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>> why do you say then in our note this morning that it's time to cut some equity market risk? i know we've had a great move but it sounds like you're painting the opposite scenario. that's why i ask. >> well, remember -- go back to 2009. the stock market bottomed in march, earnings in september. the market started to reflect this all the way back at the end of april. we've pulled forward all that pick up of earnings growth. we're at 6.5% now, we think we go to 9. the market is trading at an above-average multiple. as we stop to get tightening of monetary policy conditions and say what you will to the immediate reaction to taper, the fact is you started to pull rate hikes to 2016 and 17 forward on the curve, that's why the 5-year has been under such pressure so that will likely create a bit of
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a consolidation around this big multiple expansion we've had. the fundamentals story is good. this is not an end to the bull market we're arguing, just that we've already pulled a lot of this earnings growth forward, scott. >> neil, is that how you see it or something different? >> i think we're on the march to 20,000 dow. there's a lot of power on the sidelines. barry was talking about company's cash flow. the s&p 500 companies are sitting on $3 trillion in cash and short-term investment. they have plenty of cash to put to work should they want to do it. on the other side of it it's very simple. just add up the dollars. there's $3.4 trillion in u.s. mutual funds in the fixed income product arena. there's $2.7 trillion in money market funds. those two are earning absolutely nothing. if you take the other number, scott, the first nine months of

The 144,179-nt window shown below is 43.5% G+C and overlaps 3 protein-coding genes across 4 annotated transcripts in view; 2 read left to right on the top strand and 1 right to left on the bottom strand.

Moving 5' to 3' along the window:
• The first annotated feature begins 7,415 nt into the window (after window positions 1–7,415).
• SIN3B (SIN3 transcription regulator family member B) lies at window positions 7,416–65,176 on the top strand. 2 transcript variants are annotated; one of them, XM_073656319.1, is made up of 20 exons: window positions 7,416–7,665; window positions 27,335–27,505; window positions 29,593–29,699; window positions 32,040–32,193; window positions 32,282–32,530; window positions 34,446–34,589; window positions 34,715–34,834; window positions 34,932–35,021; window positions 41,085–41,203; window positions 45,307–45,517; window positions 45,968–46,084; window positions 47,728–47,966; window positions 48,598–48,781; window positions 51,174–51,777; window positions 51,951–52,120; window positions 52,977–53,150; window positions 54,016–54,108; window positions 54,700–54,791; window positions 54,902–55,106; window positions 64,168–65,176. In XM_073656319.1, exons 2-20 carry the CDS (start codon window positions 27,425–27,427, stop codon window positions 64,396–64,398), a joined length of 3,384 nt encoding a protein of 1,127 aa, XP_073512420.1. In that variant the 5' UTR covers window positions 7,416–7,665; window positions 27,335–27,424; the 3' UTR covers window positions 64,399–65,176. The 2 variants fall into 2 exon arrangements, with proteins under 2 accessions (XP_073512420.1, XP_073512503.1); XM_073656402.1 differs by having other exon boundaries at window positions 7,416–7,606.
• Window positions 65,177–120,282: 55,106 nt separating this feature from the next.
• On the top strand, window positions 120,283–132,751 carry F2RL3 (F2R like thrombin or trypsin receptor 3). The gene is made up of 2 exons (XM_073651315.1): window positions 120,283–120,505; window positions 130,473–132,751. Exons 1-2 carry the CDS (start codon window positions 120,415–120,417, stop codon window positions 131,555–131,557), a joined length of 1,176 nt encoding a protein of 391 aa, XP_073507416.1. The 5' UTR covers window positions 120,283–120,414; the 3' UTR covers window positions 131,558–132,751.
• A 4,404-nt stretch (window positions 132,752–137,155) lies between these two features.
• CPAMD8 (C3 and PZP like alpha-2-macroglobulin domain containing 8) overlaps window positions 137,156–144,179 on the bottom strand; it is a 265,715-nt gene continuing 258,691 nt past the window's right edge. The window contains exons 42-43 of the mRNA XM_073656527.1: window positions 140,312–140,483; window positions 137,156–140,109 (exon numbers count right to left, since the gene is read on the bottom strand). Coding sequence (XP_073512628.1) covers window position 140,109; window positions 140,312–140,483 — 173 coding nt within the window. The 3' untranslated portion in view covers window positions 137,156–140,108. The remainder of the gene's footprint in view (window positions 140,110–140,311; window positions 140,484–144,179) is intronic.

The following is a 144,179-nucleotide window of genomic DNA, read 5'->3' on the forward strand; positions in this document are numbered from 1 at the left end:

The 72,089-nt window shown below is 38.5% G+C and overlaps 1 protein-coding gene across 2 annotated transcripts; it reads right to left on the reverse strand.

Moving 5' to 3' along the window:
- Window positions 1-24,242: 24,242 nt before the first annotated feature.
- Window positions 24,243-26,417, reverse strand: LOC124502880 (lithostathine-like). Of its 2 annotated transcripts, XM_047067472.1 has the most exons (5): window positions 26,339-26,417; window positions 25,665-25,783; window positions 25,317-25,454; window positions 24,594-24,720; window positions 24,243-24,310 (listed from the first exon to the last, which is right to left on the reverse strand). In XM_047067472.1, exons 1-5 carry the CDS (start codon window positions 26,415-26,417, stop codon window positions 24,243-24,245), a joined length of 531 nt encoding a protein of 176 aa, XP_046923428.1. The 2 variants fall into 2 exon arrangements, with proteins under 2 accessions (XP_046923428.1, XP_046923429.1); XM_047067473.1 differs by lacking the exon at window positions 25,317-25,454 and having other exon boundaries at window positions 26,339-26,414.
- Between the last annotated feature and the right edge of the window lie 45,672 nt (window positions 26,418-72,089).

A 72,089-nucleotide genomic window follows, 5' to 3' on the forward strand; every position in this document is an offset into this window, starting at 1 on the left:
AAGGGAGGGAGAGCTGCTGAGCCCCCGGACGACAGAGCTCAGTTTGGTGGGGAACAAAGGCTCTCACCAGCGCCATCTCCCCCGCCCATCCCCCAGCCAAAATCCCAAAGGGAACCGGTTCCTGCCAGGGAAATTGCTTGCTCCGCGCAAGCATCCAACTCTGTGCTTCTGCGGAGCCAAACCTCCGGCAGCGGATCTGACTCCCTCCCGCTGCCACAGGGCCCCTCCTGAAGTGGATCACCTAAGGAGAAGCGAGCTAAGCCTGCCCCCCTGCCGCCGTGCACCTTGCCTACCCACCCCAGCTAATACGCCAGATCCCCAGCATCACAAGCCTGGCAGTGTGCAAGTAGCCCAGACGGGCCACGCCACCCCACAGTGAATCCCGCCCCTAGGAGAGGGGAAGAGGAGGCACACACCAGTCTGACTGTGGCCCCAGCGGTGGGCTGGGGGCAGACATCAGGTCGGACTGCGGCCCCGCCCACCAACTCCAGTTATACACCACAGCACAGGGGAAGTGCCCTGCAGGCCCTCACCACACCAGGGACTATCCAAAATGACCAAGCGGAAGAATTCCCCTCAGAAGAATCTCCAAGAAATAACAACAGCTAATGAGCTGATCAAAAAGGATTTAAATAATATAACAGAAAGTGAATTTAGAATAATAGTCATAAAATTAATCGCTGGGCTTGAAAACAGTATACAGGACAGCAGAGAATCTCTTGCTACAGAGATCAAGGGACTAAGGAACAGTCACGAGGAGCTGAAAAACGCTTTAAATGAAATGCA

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this year, $103 billion went into u.s. equity mutual funds but only 9 billion went in the u.s. equity markets. the rest went overseas. at some point people are going to realize that this market is in good shape, the companies are in good shape, they're doing everything to move the market higher. they're initiating dividends, raising dividends, stock buybacks, put money in internal infrastructure and making acquisitions. that bodes very well for the market going forward. >> guys, thanks so much for being with us today. happy holidays, we'll see you soon. >> thank you. >> retailers promise to save you money with online ordering programs. but which retailer is the fast of them all? we've put two to the test.
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welcome back to "squawk on the street." shares of responsys are surging this morning. they make cloud-based software businesses use to manage marketing campaigns across e-mail platforms. oracle is boosting its software